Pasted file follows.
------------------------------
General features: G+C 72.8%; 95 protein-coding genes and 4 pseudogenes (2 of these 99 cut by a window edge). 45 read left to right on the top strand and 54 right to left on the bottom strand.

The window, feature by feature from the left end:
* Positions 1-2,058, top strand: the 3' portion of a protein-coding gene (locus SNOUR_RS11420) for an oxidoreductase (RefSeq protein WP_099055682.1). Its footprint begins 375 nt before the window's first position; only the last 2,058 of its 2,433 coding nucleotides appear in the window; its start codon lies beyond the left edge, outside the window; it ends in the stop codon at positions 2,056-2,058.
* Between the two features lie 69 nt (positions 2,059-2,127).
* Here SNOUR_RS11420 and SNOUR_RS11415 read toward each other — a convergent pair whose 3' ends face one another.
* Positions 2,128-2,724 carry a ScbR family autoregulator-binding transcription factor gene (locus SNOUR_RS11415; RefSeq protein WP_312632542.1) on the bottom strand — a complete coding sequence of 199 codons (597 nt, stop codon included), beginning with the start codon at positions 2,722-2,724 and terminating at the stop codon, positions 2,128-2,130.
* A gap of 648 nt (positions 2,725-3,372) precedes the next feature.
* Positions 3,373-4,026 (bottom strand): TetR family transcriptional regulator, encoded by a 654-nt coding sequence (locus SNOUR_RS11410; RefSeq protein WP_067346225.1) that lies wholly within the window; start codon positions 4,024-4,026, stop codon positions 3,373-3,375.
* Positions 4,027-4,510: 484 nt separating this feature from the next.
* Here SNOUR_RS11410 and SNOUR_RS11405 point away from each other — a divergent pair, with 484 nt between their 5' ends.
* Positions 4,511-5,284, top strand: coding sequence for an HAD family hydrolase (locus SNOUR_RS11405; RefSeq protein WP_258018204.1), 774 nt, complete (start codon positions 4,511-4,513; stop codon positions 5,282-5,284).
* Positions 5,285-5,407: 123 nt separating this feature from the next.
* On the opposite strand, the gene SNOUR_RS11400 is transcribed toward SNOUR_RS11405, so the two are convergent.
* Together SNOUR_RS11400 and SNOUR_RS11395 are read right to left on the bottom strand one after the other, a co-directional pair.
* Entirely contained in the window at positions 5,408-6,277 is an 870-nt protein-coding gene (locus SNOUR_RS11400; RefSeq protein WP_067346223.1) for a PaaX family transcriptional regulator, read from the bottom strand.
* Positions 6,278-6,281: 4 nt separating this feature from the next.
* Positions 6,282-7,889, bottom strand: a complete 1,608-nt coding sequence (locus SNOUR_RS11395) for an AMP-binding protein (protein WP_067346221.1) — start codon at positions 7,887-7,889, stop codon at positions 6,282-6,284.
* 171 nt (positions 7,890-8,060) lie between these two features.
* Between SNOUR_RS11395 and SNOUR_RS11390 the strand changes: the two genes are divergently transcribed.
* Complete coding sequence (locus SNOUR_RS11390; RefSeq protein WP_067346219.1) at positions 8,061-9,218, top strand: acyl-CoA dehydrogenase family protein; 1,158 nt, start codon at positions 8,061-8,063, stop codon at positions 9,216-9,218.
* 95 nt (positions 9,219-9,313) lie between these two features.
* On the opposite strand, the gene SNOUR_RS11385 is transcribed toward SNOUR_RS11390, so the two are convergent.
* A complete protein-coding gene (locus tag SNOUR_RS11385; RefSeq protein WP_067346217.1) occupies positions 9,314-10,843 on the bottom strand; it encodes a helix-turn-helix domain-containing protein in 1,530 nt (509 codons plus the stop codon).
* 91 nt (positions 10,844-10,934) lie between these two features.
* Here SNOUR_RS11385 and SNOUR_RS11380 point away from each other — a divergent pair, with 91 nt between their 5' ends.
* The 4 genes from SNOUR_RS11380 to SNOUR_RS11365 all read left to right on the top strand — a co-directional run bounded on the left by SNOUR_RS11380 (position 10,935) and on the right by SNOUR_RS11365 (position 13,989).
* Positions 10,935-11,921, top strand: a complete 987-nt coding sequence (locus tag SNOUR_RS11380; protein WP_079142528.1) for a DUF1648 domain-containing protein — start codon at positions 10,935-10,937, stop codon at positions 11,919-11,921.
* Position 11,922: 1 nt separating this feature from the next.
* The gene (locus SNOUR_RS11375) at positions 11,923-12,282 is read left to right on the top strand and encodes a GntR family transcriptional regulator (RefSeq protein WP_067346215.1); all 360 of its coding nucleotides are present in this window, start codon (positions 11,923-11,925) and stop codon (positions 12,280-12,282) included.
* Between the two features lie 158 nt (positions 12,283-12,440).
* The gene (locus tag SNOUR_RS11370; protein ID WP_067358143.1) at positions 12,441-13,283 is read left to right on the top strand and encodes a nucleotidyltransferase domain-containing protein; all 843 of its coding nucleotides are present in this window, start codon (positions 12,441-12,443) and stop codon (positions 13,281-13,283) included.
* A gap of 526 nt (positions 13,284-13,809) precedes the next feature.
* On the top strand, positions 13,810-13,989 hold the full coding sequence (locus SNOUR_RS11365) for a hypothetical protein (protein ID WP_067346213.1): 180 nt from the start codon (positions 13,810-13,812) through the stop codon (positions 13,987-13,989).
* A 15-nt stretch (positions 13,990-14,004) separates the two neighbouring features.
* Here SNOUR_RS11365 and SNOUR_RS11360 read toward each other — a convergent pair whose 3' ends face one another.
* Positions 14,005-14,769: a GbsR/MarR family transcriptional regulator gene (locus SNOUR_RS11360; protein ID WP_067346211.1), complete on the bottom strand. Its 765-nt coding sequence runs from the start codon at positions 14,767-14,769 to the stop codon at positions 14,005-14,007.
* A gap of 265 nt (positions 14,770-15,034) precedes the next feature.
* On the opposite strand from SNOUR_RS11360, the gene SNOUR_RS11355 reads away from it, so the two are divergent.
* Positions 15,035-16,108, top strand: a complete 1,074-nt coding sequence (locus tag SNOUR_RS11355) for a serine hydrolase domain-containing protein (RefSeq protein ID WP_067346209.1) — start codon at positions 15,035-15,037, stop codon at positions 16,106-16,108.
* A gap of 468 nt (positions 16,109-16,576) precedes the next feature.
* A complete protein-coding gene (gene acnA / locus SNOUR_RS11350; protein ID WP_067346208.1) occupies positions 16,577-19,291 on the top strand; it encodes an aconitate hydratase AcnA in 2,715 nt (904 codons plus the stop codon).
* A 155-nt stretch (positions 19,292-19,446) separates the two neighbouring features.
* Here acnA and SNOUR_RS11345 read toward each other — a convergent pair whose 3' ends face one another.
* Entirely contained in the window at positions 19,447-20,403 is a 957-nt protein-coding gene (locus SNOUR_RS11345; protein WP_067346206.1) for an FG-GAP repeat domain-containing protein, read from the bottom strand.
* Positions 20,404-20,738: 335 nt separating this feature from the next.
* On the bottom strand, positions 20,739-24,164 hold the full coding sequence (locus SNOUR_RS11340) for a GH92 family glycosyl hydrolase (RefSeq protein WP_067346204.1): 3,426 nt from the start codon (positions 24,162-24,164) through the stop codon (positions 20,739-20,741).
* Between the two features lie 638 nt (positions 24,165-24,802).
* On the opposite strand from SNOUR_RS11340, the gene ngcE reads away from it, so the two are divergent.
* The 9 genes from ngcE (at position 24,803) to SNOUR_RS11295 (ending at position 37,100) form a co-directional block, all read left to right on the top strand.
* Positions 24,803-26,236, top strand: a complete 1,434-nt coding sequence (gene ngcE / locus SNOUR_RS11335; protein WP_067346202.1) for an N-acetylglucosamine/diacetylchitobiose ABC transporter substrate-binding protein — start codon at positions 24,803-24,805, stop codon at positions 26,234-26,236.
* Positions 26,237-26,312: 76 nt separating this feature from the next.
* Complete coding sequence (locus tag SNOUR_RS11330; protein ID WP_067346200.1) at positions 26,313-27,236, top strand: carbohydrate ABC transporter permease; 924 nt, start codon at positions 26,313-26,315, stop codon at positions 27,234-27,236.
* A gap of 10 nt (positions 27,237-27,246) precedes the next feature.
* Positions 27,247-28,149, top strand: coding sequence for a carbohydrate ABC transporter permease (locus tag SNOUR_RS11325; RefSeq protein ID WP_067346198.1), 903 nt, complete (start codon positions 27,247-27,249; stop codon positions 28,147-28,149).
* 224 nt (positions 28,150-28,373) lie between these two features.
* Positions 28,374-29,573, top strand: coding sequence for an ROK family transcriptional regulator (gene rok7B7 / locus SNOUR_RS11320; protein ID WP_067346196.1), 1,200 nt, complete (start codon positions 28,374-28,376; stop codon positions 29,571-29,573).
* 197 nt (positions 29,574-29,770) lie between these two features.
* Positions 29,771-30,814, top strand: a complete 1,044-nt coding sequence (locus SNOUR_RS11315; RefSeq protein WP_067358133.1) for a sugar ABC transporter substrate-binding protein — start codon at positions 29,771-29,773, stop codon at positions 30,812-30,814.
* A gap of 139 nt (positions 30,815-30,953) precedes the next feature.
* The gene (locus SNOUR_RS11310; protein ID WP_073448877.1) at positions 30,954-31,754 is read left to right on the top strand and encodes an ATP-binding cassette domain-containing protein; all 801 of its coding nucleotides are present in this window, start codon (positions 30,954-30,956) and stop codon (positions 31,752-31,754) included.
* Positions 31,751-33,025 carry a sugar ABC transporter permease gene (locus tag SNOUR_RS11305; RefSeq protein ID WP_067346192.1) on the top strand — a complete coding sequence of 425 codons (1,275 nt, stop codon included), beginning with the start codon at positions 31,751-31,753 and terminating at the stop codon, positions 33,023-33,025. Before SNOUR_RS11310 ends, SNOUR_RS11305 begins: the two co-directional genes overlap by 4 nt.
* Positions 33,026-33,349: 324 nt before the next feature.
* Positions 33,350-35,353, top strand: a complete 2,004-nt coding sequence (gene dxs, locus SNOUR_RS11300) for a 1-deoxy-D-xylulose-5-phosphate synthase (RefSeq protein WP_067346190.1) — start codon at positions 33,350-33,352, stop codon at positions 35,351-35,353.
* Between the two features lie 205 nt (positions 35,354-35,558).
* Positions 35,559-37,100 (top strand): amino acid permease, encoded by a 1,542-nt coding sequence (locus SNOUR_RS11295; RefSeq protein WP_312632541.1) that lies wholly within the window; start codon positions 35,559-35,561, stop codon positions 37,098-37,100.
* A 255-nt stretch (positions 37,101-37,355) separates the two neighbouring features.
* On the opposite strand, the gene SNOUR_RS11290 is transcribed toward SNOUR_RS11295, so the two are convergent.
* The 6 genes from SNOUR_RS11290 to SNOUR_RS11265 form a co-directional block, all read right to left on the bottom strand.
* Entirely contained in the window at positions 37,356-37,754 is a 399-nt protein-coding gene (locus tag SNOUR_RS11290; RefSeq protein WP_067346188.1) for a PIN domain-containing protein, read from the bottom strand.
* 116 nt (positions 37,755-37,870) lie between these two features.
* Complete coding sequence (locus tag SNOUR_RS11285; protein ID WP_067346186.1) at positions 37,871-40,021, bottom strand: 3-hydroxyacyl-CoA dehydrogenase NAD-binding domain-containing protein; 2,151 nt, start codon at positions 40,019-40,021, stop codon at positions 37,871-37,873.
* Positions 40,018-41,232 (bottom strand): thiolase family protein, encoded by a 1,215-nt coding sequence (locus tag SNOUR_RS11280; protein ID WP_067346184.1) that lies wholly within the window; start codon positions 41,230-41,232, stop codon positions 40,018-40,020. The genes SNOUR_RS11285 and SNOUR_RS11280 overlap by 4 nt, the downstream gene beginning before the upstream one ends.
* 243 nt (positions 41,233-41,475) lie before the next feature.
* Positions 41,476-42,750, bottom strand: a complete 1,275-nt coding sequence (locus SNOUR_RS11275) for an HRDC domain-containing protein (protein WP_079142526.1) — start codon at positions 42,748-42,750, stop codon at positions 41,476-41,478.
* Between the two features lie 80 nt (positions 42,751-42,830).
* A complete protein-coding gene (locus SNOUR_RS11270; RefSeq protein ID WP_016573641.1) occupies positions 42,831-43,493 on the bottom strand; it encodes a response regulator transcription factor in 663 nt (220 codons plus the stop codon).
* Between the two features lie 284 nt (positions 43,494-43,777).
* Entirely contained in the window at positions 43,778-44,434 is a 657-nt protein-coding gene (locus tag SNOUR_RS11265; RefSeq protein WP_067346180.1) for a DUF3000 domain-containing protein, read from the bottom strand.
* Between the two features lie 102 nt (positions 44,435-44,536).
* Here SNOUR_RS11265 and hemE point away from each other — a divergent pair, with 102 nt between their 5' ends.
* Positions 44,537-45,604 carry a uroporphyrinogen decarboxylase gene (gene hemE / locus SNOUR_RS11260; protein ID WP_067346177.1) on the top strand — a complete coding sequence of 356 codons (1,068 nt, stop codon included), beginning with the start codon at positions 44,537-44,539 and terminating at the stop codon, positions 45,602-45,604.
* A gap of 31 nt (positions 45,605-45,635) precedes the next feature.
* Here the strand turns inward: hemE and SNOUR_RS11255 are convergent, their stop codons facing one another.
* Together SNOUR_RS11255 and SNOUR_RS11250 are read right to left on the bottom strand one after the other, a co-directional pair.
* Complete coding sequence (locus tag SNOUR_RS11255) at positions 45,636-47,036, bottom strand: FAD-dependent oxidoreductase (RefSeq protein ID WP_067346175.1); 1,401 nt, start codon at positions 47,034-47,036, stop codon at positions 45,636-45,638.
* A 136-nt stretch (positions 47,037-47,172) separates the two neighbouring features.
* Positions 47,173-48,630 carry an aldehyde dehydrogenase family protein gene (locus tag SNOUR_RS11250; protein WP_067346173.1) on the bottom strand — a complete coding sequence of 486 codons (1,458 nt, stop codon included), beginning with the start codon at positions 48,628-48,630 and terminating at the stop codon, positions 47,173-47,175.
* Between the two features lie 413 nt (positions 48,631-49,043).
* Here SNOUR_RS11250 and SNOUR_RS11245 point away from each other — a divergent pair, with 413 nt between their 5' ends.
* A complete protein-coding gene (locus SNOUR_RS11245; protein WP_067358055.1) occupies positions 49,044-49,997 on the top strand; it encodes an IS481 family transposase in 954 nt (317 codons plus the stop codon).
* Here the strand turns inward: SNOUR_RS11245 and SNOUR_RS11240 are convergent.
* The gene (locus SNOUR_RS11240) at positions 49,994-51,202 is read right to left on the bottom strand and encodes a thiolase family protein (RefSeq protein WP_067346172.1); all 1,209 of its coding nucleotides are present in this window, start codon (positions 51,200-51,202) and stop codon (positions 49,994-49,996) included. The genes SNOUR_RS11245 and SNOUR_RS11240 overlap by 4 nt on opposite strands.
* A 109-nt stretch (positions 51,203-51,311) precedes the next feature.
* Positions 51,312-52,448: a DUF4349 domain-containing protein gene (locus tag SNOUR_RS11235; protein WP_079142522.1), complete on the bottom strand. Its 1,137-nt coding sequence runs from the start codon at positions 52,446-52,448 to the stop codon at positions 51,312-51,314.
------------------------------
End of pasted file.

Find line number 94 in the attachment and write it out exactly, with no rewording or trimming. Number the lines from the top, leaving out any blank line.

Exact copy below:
* Positions 51,312-52,448: a DUF4349 domain-containing protein gene (locus tag SNOUR_RS11235; protein WP_079142522.1), complete on the bottom strand. Its 1,137-nt coding sequence runs from the start codon at positions 52,446-52,448 to the stop codon at positions 51,312-51,314.